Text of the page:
How Do Stem Cells Work?
In the last two decades, advancements in stem cell research and technology have soared. These revolutionary advances hold a great deal of promise for patients who may suffer from a variety of medical conditions.
What are Stem Cells?
Stem cells have the unique ability to turn into many different types of cells, such as a muscle cell, a tendon cell or a cartilage cell. This process is called “differentiation”. Stem cells also function as part of a repair system that maintains and replenishes cells throughout your entire life. They achieve this by decreasing inflammation, protecting injured cells and stimulating other cells to regenerate. There are many different kinds of stem cells, each with their own specific abilities.
Embryonic stem cells are derived from embryos and have been used for research purposes in the past. They can differentiate into any one of the more than 200 cells in the body. They are only available for the treatment of patients in clinical studies.
Adult stem cells are undifferentiated cells that have a more specific ability to differentiate. There are several different types of these cells and they can replenish certain cells depending upon the specific tissue in which they live. In 1991, a unique population of adult stem cells called the Mesenchymal Stem Cell (MSC) was discovered. The MSC was noted to have an active role in connective tissue repair and the capacity to differentiate into bone, cartilage, and tendon cells.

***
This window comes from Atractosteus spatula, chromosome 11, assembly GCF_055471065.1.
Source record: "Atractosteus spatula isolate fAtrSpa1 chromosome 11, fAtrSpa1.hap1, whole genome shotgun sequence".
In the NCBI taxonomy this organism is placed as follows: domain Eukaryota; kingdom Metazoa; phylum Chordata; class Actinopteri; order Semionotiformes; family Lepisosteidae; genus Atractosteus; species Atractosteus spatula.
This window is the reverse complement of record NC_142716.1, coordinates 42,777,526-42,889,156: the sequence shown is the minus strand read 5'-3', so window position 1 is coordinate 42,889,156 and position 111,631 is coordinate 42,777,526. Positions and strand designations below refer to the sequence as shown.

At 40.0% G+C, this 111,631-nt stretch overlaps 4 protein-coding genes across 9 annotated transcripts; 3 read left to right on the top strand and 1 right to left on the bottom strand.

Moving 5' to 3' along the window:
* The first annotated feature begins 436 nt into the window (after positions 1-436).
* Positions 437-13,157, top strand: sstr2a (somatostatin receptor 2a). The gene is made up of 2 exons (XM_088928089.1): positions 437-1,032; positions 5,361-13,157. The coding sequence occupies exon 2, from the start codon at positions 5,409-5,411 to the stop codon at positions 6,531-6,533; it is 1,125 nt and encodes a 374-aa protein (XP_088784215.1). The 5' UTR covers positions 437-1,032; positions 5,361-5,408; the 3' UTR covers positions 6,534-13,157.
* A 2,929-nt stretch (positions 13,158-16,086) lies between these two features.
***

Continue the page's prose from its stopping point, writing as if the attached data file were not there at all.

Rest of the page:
Since then, significant progress has been made to offer safe and effective treatments using MSCs to heal injured or inflamed tissues. The most studied sources of the MSCs include a patient’s own bone marrow or adipose tissue which contain a heterogenous mixture of reparative cells.
How Can They Be Used?
Stem cell research and technology has evolved to offer many potential medical uses due to their self-renewing qualities and the ability to stimulate tissue healing. Researchers have found stem cells useful for:
● The Study of Disease Processes: Stem cells help scientists understand how diseases occur. Watching and studying stem cells as they mature into their differentiated state helps doctors understand certain diseases and how disease conditions develop.
● Drug Development: Stem cells are used to test drugs for safety and quality. Studying the effectiveness of medications on human stem cells determines their efficacy and toxicity. Stem cells can be “turned into” specific types of cells and then drugs can be tested to see how they work on those specific cells.
● Regenerative Medicine: The body’s natural ability to heal itself is harnessed by stimulating the repair of damaged, diseased or injured tissue using stem cells. Stem cells, directed to differentiate into specific cell types, offer the possibility of a renewable source of replacement cells to treat many common diseases.
Which Orthopedic Conditions have been treated with Stem Cell Therapy?
Several orthopedic conditions have been treated with stem cell therapy. High quality clinical trials have been published regarding the treatment of:
- osteoarthritis in the knee, hip or shoulder
- rotator cuff tendon tears
- achilles tendinopathy
- partial anterior cruciate ligament (ACL) tears
- non-healing bone injuries
- lumbar disc degeneration and low back pain
For more information, published scientific studies can be found at: